That suggestion was accepted.

43.  Mr. PEREZ PEROZO (Venezuela) said that he had the same objection to the words "to designate a national authority" in article 22 of the French proposal that he had had to a similar phrase in article 23 of the Secretariat draft; signatory States should not be obliged to establish a new and special authority for the purposes outlined in the article.

44.  He thought, furthermore, that articles 21 and 22 of the French proposal might be combined into a single article, as they were both directed to the same end.

45.  The CHAIRMAN remarked that paragraph (b) of article 22 appeared superfluous.

46.  Mr. ORDONNEAU (France) did not insist on its retention, as signatory States would in any case find themselves obliged to maintain constant relations with authorities dealing with refugees in other countries, as that paragraph recommended.

Paragraph (b) of article 22 of the French proposal was deleted.

47.  After a brief discussion, the CHAIRMAN suggested that the Secretariat might be asked to re-draft articles 21 and 22 of the French proposal, combining them into a single article as proposed by the Venezuelan representative and meeting the latter's objection by some such form of words as "designate the authority which shall" perform the functions outlined. That would make it clear that those functions could, if desired, be entrusted to some authority already in existence. The Danish representative's suggestion concerning reference to Untied Nations agencies, rather than to the High Commissioner as such, had, of course, already been accepted.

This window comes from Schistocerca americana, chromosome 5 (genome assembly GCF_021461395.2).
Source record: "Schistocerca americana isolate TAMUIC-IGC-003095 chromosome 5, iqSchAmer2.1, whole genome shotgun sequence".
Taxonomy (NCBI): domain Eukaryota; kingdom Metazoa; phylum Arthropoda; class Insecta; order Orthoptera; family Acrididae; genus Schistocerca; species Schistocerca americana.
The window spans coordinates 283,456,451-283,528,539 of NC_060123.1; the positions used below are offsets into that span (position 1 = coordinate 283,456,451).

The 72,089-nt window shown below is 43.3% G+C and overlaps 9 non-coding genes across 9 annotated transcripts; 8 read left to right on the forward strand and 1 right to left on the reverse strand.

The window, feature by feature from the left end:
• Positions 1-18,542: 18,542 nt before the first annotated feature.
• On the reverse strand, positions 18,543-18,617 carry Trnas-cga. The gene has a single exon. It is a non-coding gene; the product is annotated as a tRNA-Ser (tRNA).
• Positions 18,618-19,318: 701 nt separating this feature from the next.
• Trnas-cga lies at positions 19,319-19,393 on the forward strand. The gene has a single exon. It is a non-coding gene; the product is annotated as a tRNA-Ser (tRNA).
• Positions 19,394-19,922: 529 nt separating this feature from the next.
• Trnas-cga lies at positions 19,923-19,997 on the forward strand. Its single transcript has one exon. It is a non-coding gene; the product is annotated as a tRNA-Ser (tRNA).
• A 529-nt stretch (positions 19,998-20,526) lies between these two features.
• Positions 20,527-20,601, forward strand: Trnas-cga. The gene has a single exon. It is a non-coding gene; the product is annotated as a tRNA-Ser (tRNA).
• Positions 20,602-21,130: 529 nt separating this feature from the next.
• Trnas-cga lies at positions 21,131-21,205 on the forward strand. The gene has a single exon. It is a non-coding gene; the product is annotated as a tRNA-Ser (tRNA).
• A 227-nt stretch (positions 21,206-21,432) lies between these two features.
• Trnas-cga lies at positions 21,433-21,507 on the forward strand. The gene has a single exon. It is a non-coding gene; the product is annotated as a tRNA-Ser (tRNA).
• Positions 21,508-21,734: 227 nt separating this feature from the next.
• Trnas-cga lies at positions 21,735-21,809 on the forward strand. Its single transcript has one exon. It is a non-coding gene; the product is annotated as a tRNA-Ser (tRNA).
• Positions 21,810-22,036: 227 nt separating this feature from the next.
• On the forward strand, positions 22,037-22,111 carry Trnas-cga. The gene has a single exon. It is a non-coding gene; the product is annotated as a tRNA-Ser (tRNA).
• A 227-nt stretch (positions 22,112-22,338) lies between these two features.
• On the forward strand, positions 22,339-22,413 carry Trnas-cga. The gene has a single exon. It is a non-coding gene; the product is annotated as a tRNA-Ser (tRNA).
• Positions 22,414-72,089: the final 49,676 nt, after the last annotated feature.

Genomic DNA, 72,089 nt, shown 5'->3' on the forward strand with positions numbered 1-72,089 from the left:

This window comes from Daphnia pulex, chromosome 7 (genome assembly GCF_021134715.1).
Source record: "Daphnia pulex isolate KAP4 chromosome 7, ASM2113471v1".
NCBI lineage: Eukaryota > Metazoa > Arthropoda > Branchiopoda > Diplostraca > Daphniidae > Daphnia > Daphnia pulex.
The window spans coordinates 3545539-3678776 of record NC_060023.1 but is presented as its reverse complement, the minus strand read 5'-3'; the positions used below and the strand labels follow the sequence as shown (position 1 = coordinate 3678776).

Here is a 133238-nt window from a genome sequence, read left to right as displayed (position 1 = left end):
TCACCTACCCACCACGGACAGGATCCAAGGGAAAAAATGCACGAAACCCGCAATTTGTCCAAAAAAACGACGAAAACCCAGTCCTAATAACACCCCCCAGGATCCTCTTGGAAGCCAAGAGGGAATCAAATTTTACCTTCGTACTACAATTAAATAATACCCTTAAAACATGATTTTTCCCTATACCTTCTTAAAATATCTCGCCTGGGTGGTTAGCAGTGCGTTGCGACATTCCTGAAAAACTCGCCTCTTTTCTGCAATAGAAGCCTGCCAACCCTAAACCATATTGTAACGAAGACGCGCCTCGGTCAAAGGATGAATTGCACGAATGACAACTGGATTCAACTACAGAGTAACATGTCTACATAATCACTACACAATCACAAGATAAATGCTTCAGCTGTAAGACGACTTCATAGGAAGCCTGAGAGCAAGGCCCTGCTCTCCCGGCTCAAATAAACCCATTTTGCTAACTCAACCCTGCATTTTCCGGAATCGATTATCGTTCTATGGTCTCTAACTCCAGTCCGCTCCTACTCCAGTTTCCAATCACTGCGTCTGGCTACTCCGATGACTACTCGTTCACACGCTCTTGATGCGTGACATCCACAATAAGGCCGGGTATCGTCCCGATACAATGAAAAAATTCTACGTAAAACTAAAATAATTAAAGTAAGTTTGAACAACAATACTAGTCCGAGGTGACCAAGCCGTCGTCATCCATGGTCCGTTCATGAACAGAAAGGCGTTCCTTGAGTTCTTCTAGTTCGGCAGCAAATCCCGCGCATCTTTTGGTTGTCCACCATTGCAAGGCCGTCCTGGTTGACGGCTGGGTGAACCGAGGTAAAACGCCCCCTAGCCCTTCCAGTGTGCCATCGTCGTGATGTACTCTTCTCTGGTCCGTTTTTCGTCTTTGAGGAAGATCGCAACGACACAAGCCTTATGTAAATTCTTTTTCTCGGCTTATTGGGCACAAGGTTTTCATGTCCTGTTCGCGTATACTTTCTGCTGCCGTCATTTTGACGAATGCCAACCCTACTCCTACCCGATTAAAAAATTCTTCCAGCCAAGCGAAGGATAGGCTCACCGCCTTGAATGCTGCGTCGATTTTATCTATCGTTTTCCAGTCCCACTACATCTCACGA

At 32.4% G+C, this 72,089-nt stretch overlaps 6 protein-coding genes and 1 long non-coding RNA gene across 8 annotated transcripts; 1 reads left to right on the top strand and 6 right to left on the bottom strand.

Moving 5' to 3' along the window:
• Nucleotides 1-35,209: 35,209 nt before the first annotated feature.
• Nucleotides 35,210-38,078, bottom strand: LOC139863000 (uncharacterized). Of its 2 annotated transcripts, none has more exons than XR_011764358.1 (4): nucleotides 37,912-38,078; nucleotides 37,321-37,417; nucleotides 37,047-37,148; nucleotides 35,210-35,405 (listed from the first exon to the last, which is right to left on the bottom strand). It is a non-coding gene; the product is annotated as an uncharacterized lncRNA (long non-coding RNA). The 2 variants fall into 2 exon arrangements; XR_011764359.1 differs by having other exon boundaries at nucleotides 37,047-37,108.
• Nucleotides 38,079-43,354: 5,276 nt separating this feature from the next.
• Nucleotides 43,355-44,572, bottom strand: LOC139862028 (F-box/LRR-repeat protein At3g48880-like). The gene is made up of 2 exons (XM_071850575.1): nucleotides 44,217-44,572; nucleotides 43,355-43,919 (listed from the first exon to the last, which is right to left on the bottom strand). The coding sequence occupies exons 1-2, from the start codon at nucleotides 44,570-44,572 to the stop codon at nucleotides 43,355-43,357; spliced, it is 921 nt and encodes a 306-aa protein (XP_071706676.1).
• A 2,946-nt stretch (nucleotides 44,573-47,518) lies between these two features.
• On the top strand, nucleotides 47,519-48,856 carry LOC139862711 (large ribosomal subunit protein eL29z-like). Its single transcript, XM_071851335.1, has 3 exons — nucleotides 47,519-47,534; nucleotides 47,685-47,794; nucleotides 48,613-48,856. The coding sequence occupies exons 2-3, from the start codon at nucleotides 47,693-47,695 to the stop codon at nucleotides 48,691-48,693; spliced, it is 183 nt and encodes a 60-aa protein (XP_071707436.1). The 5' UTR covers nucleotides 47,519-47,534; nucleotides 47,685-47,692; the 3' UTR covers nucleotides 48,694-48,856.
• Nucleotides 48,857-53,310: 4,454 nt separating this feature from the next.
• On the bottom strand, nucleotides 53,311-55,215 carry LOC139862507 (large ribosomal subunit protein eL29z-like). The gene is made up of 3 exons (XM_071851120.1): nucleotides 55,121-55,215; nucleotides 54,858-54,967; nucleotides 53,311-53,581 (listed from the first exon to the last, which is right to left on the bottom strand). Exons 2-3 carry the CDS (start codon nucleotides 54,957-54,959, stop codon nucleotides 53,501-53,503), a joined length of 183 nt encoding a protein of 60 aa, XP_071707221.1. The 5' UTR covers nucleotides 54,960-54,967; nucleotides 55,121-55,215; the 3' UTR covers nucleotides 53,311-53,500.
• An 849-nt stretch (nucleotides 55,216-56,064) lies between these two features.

It was so agreed.

Article 28

48.  The CHAIRMAN read article 28 of the Secretariat draft and the accompanying comments.

49.  Mr. ORDONNEAU (France) remarked that article 23 of the French proposal, which dealt with the same subject, differed from article 28 only in that it suggested that signatory States should make every effort to expedite naturalization proceedings in the case of refugees.

50.  The CHAIRMAN stated that the article would be discussed at the following meeting.

The meeting rose at 1 p.m.